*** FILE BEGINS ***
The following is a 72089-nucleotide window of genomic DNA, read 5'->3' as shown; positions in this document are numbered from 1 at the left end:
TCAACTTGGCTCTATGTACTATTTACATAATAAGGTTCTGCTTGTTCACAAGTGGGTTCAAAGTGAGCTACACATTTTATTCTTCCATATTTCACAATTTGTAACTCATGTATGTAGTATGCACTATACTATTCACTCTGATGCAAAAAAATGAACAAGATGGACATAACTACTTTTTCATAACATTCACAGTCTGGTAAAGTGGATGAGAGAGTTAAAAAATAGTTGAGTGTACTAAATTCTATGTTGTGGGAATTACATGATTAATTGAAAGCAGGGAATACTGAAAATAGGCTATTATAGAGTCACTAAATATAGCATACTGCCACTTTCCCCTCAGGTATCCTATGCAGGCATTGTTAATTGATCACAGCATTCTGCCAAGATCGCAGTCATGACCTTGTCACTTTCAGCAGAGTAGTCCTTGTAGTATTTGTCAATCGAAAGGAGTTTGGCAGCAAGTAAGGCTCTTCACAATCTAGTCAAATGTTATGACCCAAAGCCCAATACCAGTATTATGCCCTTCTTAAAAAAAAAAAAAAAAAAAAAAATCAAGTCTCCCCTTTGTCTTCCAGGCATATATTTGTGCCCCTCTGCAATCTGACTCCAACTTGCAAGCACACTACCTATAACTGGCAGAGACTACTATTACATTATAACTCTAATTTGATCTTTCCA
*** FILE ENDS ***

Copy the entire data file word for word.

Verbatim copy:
The following is a 72089-nucleotide window of genomic DNA, read 5'->3' as shown; positions in this document are numbered from 1 at the left end:
TCAACTTGGCTCTATGTACTATTTACATAATAAGGTTCTGCTTGTTCACAAGTGGGTTCAAAGTGAGCTACACATTTTATTCTTCCATATTTCACAATTTGTAACTCATGTATGTAGTATGCACTATACTATTCACTCTGATGCAAAAAAATGAACAAGATGGACATAACTACTTTTTCATAACATTCACAGTCTGGTAAAGTGGATGAGAGAGTTAAAAAATAGTTGAGTGTACTAAATTCTATGTTGTGGGAATTACATGATTAATTGAAAGCAGGGAATACTGAAAATAGGCTATTATAGAGTCACTAAATATAGCATACTGCCACTTTCCCCTCAGGTATCCTATGCAGGCATTGTTAATTGATCACAGCATTCTGCCAAGATCGCAGTCATGACCTTGTCACTTTCAGCAGAGTAGTCCTTGTAGTATTTGTCAATCGAAAGGAGTTTGGCAGCAAGTAAGGCTCTTCACAATCTAGTCAAATGTTATGACCCAAAGCCCAATACCAGTATTATGCCCTTCTTAAAAAAAAAAAAAAAAAAAAAAATCAAGTCTCCCCTTTGTCTTCCAGGCATATATTTGTGCCCCTCTGCAATCTGACTCCAACTTGCAAGCACACTACCTATAACTGGCAGAGACTACTATTACATTATAACTCTAATTTGATCTTTCCA